World Cup

‘A disaster’: Copa América’s makeshift fields spark ire of Argentina players, questions about 2026 World Cup

‘A disaster’: Copa América’s makeshift fields spark ire of Argentina players, questions about 2026 World Cup

The 2024 Copa América opener between Argentina and Canada was played on a pitch that felt “like a trampoline,” or “like walking on a stage” that was “hollow,” players said.

“The field conditions were very ugly,” Argentina defender Cristian Romero said after his team’s 2-0 victory Thursday.

The temporary grass surface at Mercedes-Benz Stadium in Atlanta “was a disaster,” Argentine goalkeeper Emi Martinez repeated multiple times.

These were not excuses, players and Argentina coach Lionel Scaloni clarified. “Thank goodness we won,” Scaloni said. But “this isn't a good field,” he added. “Sincerely, the field is not apt for these players.”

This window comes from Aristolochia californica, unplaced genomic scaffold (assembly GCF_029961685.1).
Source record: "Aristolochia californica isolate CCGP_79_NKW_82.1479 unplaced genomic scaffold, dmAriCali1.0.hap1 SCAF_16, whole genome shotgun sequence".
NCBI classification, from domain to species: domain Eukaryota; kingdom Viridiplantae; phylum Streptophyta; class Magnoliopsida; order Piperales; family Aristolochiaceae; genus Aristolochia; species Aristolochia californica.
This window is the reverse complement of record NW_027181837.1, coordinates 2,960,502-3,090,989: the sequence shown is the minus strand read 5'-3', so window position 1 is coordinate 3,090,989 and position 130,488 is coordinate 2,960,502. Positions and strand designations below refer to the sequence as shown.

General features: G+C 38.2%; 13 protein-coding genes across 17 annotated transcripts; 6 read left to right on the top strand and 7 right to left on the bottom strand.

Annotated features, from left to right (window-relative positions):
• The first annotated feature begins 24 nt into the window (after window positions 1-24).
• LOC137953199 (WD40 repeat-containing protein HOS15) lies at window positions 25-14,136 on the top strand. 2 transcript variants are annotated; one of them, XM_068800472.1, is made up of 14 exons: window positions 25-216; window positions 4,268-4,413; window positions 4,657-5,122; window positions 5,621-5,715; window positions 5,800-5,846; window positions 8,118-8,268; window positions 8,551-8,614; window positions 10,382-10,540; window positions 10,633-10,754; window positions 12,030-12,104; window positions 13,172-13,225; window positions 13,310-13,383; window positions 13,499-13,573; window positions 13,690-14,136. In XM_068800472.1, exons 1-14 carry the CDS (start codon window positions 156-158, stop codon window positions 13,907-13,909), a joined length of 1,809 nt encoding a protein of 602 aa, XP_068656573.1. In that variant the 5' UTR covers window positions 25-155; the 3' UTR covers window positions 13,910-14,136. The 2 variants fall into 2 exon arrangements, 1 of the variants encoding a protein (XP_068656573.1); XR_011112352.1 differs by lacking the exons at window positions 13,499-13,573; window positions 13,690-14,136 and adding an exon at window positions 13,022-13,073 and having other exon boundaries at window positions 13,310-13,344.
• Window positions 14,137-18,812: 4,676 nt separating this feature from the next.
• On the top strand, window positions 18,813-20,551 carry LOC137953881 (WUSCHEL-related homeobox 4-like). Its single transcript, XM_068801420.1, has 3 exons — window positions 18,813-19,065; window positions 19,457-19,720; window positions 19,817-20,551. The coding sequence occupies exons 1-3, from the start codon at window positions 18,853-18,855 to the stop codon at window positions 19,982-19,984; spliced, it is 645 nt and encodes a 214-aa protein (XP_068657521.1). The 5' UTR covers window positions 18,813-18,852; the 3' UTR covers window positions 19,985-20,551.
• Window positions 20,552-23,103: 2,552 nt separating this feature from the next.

It was the first of several makeshift surfaces that have been or will be laid down for the Copa América, whose 32 games are being hosted by 14 different venues across the United States.

Eleven of the 14 are NFL stadiums. Six of the 11 typically host American football games on artificial turf. But international soccer has long been averse to synthetic turf, which can negatively impact both player health and the flow of a game.

So, for most high-profile stateside soccer games — including the Copa América and 2026 World Cup — grass fields are brought in and installed, either on top of the turf or instead of it on a stadium’s cement floor.

Replacing turf with grass, though, does not automatically bring a surface up to international standard. Countless foreign players and coaches have complained about them over the years. The fields can be dangerous if panels of grass aren’t properly fused together. They can be too firm, or too squishy, or too choppy. Without proper irrigation systems, they can be dry and hold up the ball.

“Truthfully,” Martinez said Thursday night, “the field made it a little complicated for us.”